On first brush, this one sounds good. Short of trying to institute term limits for members of Congresswhich the U.S. Supreme Court says states aren''t allowed to implement anywayProp 27 allows candidates to make their intentions known to their constituents: whether they''ll leave office in a handful of years or try to make a career out of it.
Despite the Throw the Bums Out Revolution, 98.5 percent of congressional incumbent won reelection in 1998. Why? Because incumbent-friendly campaign finance laws and minor party-hostile election regulations severely stack the deck against challengers. Result: a status quo that''s the envy of lobbyists and the disgust of well-meaning reformers.
Though term limits is still a concept worthy of debate, the wishy-washiness of Prop 27 fails to impress. Congressional candidates could sign public statements pledging to leave the Senate after 12 years or the House after six, but it''s strictly a voluntary thing.
This is Californians'' third go-around on this issue since 1992. That year''s Prop 164, with its mandatory term limits, passed but was thrown out by the U.S. Supreme Court. Prop 225, calling for term limits to be enacted via an amendment to the U.S. Constitution, also passed, but it, too, met a judicial death. Sadly, the third time doesn''t appear to be the charm.
The Weekly says: NO on Prop 27.
A Drag on Health
There is one reason, and one reason only that supporters of Prop 28 are trying to repeal Prop 10, the 50 cent-per-pack tax on cigarettes: Prop 10 is working.
Since its enactment last year, Prop 10 has reduced tobacco sales by 30 percent, a significant decline that''s helping reduce the number of teens who smoke. Prop 10 has also raised about $670 million for statewide child healthcare, pre-school education and smoking prevention programs. In Monterey County alone, about $7 million has been earmarked for such programs.
Supporters of Prop 28, like sponsor Ned Roscoe, president of Cigarettes Cheaper! Stores, are quick to use code words like "waste," "fraud" and "bureaucracy" to convince voters to cast a ''yes'' vote on Prop 28. Their concerns, however, have nothing to do with smaller, better government, and everything to do with more dollars in the pockets of the cigarette industry.
The Weekly says: NO on Prop 28.
Props 30 and 31
Making Insurers Insure
Last summer, the state Legislature and Gov. Gray Davis approved Senate Bill 1237, which reinstated people''s right to file third-party lawsuits following auto accidents. Basically, the bill says that if the insurance company of a driver who is at fault in an accident handles a third-party claim unfairlya claim filed by the driver not at fault, that isthe victim has the right to sue the insurer.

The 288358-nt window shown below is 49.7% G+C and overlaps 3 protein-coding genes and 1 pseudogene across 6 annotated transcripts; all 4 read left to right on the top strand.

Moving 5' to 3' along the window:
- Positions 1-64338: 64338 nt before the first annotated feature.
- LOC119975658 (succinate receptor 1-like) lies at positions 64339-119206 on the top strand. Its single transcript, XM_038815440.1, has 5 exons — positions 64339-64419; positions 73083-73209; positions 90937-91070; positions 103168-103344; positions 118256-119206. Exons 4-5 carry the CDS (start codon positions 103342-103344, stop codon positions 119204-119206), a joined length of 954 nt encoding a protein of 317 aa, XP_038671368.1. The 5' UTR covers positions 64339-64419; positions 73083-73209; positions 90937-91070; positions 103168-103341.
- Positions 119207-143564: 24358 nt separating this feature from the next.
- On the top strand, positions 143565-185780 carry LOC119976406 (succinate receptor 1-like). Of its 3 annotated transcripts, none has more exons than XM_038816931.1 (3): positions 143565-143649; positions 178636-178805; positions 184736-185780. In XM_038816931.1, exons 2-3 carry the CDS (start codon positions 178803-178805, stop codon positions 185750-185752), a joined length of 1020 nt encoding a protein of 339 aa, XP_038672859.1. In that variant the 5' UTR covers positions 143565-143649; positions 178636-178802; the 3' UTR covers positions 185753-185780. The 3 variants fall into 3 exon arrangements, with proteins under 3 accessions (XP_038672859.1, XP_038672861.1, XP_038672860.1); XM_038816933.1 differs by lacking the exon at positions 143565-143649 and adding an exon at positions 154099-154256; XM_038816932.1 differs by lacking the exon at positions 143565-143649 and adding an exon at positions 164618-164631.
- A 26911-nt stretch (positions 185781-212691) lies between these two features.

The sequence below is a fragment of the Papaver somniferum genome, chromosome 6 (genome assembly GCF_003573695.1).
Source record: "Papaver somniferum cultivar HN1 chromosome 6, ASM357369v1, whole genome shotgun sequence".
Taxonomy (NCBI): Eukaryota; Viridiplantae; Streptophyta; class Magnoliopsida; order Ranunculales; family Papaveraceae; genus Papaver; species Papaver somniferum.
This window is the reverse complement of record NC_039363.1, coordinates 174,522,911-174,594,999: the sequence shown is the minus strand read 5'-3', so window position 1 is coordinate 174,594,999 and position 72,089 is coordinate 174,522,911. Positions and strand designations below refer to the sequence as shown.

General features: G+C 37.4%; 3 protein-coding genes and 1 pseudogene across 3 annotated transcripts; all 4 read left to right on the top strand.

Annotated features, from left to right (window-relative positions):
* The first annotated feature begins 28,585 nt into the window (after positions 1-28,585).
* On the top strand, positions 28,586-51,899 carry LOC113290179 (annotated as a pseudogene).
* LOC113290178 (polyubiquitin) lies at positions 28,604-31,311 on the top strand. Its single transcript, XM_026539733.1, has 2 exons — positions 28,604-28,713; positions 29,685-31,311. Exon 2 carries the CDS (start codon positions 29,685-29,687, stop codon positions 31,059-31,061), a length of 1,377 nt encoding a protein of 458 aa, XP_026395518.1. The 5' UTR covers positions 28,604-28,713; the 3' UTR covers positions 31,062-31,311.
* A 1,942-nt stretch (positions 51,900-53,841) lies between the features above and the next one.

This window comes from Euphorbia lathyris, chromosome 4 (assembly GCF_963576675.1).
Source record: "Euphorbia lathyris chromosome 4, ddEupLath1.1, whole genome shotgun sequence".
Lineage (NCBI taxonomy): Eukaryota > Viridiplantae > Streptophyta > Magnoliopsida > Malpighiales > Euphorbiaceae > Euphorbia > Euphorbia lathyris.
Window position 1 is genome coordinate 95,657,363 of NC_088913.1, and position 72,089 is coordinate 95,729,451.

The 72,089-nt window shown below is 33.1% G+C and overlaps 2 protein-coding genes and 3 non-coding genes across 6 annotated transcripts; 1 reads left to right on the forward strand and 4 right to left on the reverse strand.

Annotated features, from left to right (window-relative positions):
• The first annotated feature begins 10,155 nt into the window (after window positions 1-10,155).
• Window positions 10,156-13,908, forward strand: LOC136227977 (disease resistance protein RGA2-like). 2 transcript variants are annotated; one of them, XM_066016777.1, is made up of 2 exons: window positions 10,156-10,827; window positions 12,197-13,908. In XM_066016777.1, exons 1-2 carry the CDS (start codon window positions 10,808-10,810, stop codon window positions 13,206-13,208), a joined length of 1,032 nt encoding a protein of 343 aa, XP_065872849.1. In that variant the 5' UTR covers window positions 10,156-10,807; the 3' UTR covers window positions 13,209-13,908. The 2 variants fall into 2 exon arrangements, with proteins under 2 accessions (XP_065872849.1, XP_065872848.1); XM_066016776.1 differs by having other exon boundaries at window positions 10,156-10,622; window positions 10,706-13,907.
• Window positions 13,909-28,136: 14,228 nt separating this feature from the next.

As soon as Gov. Davis signed the bill into law, however, a coalition of big-name insurance companiesincluding State Farm and Allstateimmediately launched ballot initiatives to strike the law down, spending upwards of $30 million on the signature-gathering campaign.
The result is Prop 30, which would affirm third-party legal rights, and Prop 31, which sets certain restrictions on those suits. Those restrictions had also been passed by the Legislature. (Prop 31 would not go into effect if Prop 30 fails.)
Here''s the tricky part. The insurance companies that initiated the proposition are asking for a "no" vote. They contend the bill would cost them $1 billion in additional claims (which they would certainly pass on to the consumer). Besides causing an increase in insurance rates, taxpayer advocates say that more taxpayer money will be wasted as insurance rates increase for local schools and governments.
However, fighting formidable insurance companies staffed by professionals trained in giving claimants the run-around can be a losing battle. Props 30 and 31 would hold insurance companies accountable and force them to treat third-party claims fairly and expediently, or face the consequences. It''s good for the consumer, and it''s a fair law that was passed by our elected representatives in Sacramento.
The Weekly says: YES on Props 30 and 31.